Good morning! Welcome to The Morning Shift, your roundup of the auto news you crave, all in one place every weekday morning. Here are the important stories you need to know.
Wouldja look at that, it’s my birthday! In celebration of Me, here’s The Morning Shift for you. Happy Valentine’s Day!
1st Gear: Yup, It’s Hitting Subaru, Too
Everyone’s sales were shaky at best last year, except for Subaru’s. 2017 was actually Subaru’s best year for sales in its 50-year history. That might be coming to and end, though. Part of what boosted Subaru sales so well was the company’s willingness to offer cheap financing on the Outback and the Legacy, even as federal interest rates rose.
And continually rising rates are really starting to put the squeeze on the company, as well as the industry as a whole, according to Bloomberg.
From the story, including what it means for everyone else:
“Our basic incentive programs haven’t really changed — what’s changed is the fact that interest rates have increased so much,” Tom Doll, president of Subaru of America, said in an interview last week at the Chicago Auto Show.
With the Fed hiking rates three times last year and forecasting three more in 2018, carmakers are coming under pressure. So far, they’ve been wary of backing away from cheap financing offers, which could cost them market share as U.S. auto sales stop growing. At some point, the cost of dangling those deals to consumers will sacrifice too much profit, according to Doll.
“Somebody’s going to have to blink,” he said. “Somebody’s going to have to be willing to say ‘No mas — we’re not going to do zero-percent financing anymore for 60 months or 72 months.’”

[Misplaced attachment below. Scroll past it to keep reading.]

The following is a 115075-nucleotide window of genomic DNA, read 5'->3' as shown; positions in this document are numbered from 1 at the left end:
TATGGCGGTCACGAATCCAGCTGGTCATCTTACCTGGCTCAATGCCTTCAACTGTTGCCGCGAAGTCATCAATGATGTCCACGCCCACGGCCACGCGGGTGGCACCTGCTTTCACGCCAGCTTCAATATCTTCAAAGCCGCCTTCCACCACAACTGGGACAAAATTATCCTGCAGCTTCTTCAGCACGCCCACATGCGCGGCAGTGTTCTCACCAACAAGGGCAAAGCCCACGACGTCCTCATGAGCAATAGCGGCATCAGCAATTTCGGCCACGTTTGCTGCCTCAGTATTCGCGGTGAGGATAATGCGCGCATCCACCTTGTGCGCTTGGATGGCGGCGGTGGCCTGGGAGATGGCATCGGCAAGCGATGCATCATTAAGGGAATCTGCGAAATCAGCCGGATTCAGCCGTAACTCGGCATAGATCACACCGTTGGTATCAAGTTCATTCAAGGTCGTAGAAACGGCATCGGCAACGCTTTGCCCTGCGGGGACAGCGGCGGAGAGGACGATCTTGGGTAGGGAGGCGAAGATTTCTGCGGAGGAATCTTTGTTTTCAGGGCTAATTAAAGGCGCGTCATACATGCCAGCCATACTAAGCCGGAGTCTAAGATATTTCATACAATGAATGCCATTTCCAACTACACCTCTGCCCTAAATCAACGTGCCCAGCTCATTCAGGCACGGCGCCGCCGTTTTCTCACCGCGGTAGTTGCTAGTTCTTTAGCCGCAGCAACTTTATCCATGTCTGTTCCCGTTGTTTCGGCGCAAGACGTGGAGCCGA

It sounds to me like if you’re still thinking about picking up a new Subaru with a cheap financing package, you’d best do it soon. If it’s a face-off between Subaru and the Feds, my money’s on the Feds coming out on top. Good things really do come to an end.
2nd Gear: Chinese Incentives For Long-Range Electric Cars
What’s one surefire way to get people to do what you want? You incentivize the shit out of it, like what China’s been doing lately with electric cars. (As a reminder, if you’re wondering where this huge EV push is coming from across the globe, it starts here.)
In order to make electric cars more affordable and attractive in China, the government has plied its citizens with electric car incentives. The latest one rewards electric vehicles that have longer distances per charge, per Bloomberg.
From the story:
The central government incentive for electric cars that have a range of 400 kilometers (249 miles) and beyond on a single charge has been raised to 50,000 yuan ($7,900) from 44,000 yuan, the finance ministry said in a statement dated Tuesday. At the same time, vehicles have to be able to go at least 150 kilometers on a single charge to be eligible for incentives, up from 100 kilometers previously.
As the biggest car market in the world, China has also implemented some of the most aggressive new-energy vehicle regulations of any country, which demands that automakers include at least 10 percent of NEVs in their offerings by 2019 and rising to 12 in 2020.
3rd Gear: $130 Million From 13 Automakers
Takata: still a thing.
In the wake of Takata’s U.S. settlement, a group of 13 carmakers will put forward as much as $130 million as compensation for those injured by the faulty air bag inflators, reports Reuters.
From the story:
Attorney Joe Rice of Motley Rice, who represents dozens of personal injury plaintiffs in the bankruptcy, said the deal, which was disclosed in court papers on Saturday, was aimed at keeping Takata operations afloat so it could make replacement inflator kits.
Tens of millions of air bags with the inflators have been recalled but not yet replaced.